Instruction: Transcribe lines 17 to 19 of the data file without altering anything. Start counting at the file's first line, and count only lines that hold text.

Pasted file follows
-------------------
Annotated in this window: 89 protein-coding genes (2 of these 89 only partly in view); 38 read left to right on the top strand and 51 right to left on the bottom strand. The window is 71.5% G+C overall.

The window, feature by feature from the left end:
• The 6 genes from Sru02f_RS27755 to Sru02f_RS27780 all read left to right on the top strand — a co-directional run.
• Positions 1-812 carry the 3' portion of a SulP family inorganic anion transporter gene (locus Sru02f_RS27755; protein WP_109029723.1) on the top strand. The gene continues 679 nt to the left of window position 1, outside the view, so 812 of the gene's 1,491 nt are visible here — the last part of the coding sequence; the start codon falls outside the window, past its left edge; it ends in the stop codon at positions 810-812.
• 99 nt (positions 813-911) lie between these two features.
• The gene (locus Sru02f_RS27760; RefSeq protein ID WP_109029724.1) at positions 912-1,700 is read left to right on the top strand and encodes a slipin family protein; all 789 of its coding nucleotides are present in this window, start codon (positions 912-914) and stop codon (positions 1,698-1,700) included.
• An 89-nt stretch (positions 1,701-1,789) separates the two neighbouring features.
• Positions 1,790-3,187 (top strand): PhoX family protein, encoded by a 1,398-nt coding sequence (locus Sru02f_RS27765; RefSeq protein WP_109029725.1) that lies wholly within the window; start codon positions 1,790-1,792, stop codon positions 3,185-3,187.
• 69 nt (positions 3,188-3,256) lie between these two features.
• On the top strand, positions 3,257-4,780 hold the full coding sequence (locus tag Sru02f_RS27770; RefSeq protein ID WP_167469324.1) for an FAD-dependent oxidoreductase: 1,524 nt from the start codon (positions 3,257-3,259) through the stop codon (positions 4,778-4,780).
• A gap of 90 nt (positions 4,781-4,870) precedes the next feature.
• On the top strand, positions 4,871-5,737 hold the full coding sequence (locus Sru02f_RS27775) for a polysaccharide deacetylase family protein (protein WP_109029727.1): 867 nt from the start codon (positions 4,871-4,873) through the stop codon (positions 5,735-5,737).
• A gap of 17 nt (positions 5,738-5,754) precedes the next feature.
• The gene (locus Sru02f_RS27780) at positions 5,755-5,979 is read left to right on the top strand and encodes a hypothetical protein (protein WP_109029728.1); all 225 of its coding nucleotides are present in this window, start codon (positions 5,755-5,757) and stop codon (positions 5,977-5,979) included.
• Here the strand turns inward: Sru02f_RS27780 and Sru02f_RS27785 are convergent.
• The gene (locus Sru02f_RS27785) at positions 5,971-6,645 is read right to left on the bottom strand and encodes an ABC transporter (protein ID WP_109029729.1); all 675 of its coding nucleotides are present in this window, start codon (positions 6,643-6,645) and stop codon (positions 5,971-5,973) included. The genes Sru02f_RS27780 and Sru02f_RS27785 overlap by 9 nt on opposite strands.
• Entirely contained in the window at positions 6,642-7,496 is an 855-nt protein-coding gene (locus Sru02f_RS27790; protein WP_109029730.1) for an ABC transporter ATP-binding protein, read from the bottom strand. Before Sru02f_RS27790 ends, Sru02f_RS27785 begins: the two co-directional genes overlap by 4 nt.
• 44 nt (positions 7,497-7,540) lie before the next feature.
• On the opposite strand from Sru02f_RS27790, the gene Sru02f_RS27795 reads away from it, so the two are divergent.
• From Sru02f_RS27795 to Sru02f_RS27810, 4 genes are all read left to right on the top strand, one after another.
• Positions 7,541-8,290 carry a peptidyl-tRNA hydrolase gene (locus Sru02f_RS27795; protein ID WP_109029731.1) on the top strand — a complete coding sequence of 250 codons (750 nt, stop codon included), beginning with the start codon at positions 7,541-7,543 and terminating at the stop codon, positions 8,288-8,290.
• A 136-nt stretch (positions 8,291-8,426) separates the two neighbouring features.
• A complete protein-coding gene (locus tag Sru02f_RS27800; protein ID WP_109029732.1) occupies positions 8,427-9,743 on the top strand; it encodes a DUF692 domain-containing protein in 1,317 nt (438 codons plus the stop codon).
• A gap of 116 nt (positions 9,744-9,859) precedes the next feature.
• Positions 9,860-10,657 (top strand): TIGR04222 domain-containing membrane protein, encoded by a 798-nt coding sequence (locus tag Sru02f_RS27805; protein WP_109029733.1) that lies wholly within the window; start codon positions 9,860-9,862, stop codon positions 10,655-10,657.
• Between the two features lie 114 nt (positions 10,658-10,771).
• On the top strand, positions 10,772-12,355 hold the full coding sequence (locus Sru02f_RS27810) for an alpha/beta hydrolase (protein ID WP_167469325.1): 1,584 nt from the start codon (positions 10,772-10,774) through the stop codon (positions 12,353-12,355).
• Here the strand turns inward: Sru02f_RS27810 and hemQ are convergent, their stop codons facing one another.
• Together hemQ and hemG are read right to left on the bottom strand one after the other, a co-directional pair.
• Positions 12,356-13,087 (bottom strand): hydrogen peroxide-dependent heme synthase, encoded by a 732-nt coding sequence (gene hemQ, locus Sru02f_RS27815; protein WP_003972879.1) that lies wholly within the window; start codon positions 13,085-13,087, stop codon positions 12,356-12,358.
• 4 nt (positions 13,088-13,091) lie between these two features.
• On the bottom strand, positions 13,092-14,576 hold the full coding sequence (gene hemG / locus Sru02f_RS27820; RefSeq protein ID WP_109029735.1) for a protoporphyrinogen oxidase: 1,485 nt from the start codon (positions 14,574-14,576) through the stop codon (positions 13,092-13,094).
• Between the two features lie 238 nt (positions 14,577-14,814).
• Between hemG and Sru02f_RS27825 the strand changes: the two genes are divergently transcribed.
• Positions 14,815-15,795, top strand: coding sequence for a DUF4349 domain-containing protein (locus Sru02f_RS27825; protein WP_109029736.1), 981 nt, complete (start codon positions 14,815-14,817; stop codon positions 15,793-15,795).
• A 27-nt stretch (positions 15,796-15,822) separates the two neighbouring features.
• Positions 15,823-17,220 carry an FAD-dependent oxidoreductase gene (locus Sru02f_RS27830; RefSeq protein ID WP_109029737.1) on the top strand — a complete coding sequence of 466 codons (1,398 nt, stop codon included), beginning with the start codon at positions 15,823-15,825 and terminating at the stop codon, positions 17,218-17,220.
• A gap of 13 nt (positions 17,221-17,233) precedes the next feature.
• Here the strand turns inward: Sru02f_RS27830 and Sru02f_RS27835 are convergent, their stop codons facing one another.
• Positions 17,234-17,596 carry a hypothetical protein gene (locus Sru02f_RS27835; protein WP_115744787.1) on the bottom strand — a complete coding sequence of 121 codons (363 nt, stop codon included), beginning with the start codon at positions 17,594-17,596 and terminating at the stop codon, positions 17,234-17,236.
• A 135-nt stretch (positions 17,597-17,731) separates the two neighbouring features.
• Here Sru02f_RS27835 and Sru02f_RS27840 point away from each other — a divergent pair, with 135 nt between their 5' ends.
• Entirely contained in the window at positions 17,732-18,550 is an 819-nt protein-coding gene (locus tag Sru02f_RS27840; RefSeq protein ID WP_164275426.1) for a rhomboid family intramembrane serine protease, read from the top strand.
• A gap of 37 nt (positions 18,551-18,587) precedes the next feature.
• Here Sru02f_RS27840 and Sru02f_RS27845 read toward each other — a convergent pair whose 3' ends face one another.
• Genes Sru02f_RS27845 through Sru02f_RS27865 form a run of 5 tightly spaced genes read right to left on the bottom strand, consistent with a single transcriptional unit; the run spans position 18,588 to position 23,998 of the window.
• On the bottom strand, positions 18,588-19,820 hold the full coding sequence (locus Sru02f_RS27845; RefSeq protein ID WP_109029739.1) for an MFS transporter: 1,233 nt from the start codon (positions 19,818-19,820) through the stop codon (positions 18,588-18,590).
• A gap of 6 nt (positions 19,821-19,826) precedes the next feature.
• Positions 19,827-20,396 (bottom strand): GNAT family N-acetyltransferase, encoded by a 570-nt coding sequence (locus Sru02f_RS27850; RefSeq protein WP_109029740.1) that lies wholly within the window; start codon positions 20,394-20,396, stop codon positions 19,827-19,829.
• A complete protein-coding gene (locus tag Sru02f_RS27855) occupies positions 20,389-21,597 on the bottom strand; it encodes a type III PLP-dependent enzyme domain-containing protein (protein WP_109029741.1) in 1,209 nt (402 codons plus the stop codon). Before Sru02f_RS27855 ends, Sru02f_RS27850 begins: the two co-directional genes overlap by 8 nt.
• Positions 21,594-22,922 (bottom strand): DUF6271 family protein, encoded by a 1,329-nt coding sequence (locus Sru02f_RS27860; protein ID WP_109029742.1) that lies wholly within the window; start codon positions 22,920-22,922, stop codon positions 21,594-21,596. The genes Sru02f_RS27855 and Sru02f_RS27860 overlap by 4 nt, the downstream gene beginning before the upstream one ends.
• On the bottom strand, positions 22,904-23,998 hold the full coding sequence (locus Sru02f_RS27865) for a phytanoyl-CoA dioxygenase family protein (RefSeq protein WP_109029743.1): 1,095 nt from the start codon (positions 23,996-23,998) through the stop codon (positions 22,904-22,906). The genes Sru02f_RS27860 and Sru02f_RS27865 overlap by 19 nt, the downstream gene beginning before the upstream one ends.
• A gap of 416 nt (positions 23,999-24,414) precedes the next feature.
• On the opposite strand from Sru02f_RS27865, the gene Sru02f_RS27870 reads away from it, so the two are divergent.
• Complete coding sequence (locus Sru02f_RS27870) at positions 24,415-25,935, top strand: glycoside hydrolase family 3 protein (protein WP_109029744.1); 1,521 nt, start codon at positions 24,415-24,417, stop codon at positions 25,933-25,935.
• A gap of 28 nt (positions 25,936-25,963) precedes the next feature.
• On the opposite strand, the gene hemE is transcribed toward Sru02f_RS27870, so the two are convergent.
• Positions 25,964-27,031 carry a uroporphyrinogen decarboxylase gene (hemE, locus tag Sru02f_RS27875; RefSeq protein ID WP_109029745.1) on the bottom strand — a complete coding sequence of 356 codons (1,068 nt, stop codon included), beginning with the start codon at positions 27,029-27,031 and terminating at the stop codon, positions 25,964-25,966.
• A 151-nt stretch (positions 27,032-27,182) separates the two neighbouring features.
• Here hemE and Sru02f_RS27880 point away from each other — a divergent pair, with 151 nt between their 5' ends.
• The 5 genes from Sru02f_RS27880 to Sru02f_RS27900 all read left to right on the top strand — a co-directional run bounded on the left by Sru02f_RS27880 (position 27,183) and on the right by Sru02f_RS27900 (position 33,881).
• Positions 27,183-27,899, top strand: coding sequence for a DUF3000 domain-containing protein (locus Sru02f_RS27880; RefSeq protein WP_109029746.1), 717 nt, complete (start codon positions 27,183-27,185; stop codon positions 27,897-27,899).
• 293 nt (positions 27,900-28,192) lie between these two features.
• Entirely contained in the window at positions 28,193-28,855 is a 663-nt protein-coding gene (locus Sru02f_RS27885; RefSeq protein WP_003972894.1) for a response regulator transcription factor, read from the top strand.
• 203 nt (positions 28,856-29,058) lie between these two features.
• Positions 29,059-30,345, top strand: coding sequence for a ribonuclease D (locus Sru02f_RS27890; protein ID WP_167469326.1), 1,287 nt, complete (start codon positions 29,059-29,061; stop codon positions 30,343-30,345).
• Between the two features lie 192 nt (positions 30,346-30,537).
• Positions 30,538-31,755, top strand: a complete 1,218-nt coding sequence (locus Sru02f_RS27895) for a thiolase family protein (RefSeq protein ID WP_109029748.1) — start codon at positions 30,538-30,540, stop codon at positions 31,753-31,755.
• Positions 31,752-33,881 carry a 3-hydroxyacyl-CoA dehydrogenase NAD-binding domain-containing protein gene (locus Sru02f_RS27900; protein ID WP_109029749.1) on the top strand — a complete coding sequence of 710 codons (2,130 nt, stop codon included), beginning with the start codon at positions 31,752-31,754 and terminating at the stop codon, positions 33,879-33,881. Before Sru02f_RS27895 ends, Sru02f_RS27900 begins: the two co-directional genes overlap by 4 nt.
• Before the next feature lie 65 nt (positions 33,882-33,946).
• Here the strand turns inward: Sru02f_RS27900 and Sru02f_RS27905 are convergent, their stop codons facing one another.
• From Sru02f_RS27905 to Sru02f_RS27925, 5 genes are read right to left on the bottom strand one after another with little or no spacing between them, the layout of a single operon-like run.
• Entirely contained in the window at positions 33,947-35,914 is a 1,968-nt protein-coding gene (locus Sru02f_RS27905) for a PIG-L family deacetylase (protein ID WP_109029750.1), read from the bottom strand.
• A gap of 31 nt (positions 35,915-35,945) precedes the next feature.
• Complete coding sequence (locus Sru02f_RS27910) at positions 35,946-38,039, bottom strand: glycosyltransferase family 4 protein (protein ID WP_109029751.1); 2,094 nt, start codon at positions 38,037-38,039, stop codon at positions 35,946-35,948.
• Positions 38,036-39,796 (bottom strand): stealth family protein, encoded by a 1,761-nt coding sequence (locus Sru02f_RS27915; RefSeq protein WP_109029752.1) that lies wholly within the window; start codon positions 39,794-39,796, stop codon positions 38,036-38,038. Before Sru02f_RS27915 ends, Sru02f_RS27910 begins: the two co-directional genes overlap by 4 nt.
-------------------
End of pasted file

• Entirely contained in the window at positions 6,642-7,496 is an 855-nt protein-coding gene (locus Sru02f_RS27790; protein WP_109029730.1) for an ABC transporter ATP-binding protein, read from the bottom strand. Before Sru02f_RS27790 ends, Sru02f_RS27785 begins: the two co-directional genes overlap by 4 nt.
• 44 nt (positions 7,497-7,540) lie before the next feature.
• On the opposite strand from Sru02f_RS27790, the gene Sru02f_RS27795 reads away from it, so the two are divergent.